On Carole King, body image, and who I’m meant to be
I got an accidental lesson on body image at a folk music concert.
Carole King and James Taylor, each icons in their own right, played a steady stream of their greatest hits at the Troubador Reunion concert I attended. I was there for James Taylor—I’ve been a fan since grade school and Carole King’s presence was just a tagalong bonus for me, although I know she has the same caliber of talent and staying power as James.
I didn’t expect to be mesmerized by her, but I was.
Carole King is 68, but she was hopping around the stage in four-inch heels grooving along with James and the other guitar players with the energy of someone much younger. Her attire was classy and understated—blousy tunics and slacks, with no pretense of trying to appear sexy. (Trying would be overkill, I promise.) When she sang, it was with all the heart-wrenching soul of someone who has lived through everything and come out triumphant. And when she smiled—that smile!—the audience saw confirmation that every crease on her face has been etched there by years and years of beaming at music and life.
Carole King is beautiful.
The backdrop for this observation is my obsession with self-improvement. In 2009, four different people asked me if I was pregnant. I was not, but I was stung by the question. However the inquiry might be justified, I was embarrassed and hurt by it every time. The best way I could take it was as a nosy commentary on my family size or the ticking of my biological clock. At worst, it was proof that the bulgy belly that was my unflattering postpartum souvenir was not as invisible as I’d hoped.
Don’t get me wrong—I’ve got nothing against looking pregnant when I actually am. I don’t feel fat, I feel womanly and divine (as soon as I stop throwing up). My growing baby bump is shameless proof of exactly what I’ve been up to, spherical evidence my husband finds me irresistible, a silent announcement that even more excitement is coming my way, and all anyone can politely say about it is “congratulations.”
But being fluffy in the middle is not the same as being pregnant. And being falsely accused of pregnancy made me want to run my guts out.
So I have.
I’ve exercised regularly for several years, but at the start of 2010 I decided to take it to another level. No more reading while I casually strolled on the treadmill. No more workouts where my jaws got the majority of the exercise from chatting with friends.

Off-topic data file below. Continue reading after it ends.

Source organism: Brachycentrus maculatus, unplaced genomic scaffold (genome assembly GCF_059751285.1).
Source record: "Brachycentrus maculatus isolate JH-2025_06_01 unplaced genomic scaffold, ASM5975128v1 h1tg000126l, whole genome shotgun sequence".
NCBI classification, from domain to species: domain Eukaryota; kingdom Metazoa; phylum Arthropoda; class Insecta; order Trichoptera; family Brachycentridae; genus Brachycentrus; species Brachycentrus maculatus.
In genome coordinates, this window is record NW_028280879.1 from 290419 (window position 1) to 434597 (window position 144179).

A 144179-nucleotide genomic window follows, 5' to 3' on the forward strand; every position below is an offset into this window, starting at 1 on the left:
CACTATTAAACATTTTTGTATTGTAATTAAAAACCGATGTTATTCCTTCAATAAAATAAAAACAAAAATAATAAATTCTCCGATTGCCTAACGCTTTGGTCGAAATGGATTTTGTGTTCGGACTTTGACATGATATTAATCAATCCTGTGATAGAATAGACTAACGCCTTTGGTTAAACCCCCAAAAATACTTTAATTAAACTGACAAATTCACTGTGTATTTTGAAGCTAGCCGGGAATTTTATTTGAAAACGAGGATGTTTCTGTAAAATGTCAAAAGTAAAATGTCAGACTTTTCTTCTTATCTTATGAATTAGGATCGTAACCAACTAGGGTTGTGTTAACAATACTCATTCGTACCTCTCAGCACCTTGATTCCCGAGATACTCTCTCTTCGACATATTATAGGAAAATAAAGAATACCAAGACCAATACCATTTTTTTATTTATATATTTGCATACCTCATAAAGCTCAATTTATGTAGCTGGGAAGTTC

In the past, my motives were mostly about health. Diabetes and heart disease both run in my family. One of my biggest pleasures now and as I age is reading interesting books and talking to other people about those books. Diabetes could interfere with my already-weak vision and make reading difficult. Heart disease could decrease the amount of time I have to read and discuss, and I’d miss out on reading with my grandchildren.
I’ve struggled with body-image issues in the past. I spent most of my teen years hungry and irritable. Growing up as a racial minority attending a high-pressure private school and daily dance classes where it was practically my job to be the big girl in the center of the back row is a recipe for insecurity that has been baking for 20-plus years now.
I thought I’d shaken off a lot of that baggage. Pregnancy, birth and breastfeeding my children have made me see my body for the functional wonder it is. Excellent health is both a goal and a journey.
Still, I could not entirely squash the desire to be beautiful as well as healthy.
I did not want to “look great for having three kids.” I wanted to be amazing, period.
No qualifiers, no excuses.
All my teen-age anxiety came rushing back so fast it was like it had never left. I bought a bathroom scale. I spent my Christmas money to hire a trainer. I rolled out of bed at 5 a.m. and was sweating on a treadmill by 5:30, six days a week. I didn’t give up cookies completely, but I did feel a lot guiltier about the few I ate. My goal, I thought, was to be amazing.
I have gotten stronger and fitter than I’ve ever been in my life, and that feels great. But it took Carole King’s voice to remind me it doesn’t define me. I have already reached my real goals.
At the concert, she belted out her famous hit, Natural Woman. It’s a love song about how the singer’s love has given her a sense of confidence and purpose. In any other context the song is a corny cliché, but sung live by its writer, it’s positively spiritual.
The “you” in the song is open to interpretation, I say. Who’s to say it’s not a friend, a spouse, a child, or even a higher power who has rescued, redirected and inspired the woman to be herself, joyfully? I bask in all of that, every day. I am that woman, and I’m not alone.
Carole held out her microphone to the audience and every woman in the crowd of 15,000 leapt to her feet to sing along.
“You make me feel. . . You make me feel. . . You make me feel like a natural woman!”
I stood there singing along with Carole and thousands of my sisters whose hearts also bear the scars of love and grief and hope and aching to be different, more, than they are, and my eyes filled with tears. This was a powerful group of people, whether or not they knew it. This was a group of people who know being an amazing woman is more about feeling and doing than just being a pretty decoration.
When women let go of shallow cultural notions of beauty and surrender simple vanity to true purpose, they have more energy to love and serve and help and be a force for good in their communities. They can become who God needs them to be. It’s not about looking strong and powerful, it’s about actually being strong and powerful, in many invisible ways.
All those women I stood with– they were amazing.
I am amazing.
And so are you.